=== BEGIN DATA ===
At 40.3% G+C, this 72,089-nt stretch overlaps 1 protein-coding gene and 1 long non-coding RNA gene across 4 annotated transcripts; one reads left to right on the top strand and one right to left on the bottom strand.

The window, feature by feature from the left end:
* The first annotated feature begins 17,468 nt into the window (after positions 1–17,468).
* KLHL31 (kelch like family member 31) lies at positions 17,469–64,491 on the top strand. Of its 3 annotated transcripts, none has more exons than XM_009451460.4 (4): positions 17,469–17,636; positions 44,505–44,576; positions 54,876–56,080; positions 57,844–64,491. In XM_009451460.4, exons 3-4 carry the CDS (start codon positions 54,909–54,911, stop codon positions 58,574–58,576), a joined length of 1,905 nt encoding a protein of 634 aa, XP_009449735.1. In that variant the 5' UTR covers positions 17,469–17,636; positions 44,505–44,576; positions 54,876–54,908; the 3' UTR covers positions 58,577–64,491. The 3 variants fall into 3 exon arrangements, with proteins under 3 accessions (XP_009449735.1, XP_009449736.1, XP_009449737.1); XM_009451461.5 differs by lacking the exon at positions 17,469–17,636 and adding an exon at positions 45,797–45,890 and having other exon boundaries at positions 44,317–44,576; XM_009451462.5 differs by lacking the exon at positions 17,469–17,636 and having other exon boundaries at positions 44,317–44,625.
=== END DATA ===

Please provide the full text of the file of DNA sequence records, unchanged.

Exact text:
At 40.3% G+C, this 72,089-nt stretch overlaps 1 protein-coding gene and 1 long non-coding RNA gene across 4 annotated transcripts; one reads left to right on the top strand and one right to left on the bottom strand.

The window, feature by feature from the left end:
* The first annotated feature begins 17,468 nt into the window (after positions 1–17,468).
* KLHL31 (kelch like family member 31) lies at positions 17,469–64,491 on the top strand. Of its 3 annotated transcripts, none has more exons than XM_009451460.4 (4): positions 17,469–17,636; positions 44,505–44,576; positions 54,876–56,080; positions 57,844–64,491. In XM_009451460.4, exons 3-4 carry the CDS (start codon positions 54,909–54,911, stop codon positions 58,574–58,576), a joined length of 1,905 nt encoding a protein of 634 aa, XP_009449735.1. In that variant the 5' UTR covers positions 17,469–17,636; positions 44,505–44,576; positions 54,876–54,908; the 3' UTR covers positions 58,577–64,491. The 3 variants fall into 3 exon arrangements, with proteins under 3 accessions (XP_009449735.1, XP_009449736.1, XP_009449737.1); XM_009451461.5 differs by lacking the exon at positions 17,469–17,636 and adding an exon at positions 45,797–45,890 and having other exon boundaries at positions 44,317–44,576; XM_009451462.5 differs by lacking the exon at positions 17,469–17,636 and having other exon boundaries at positions 44,317–44,625.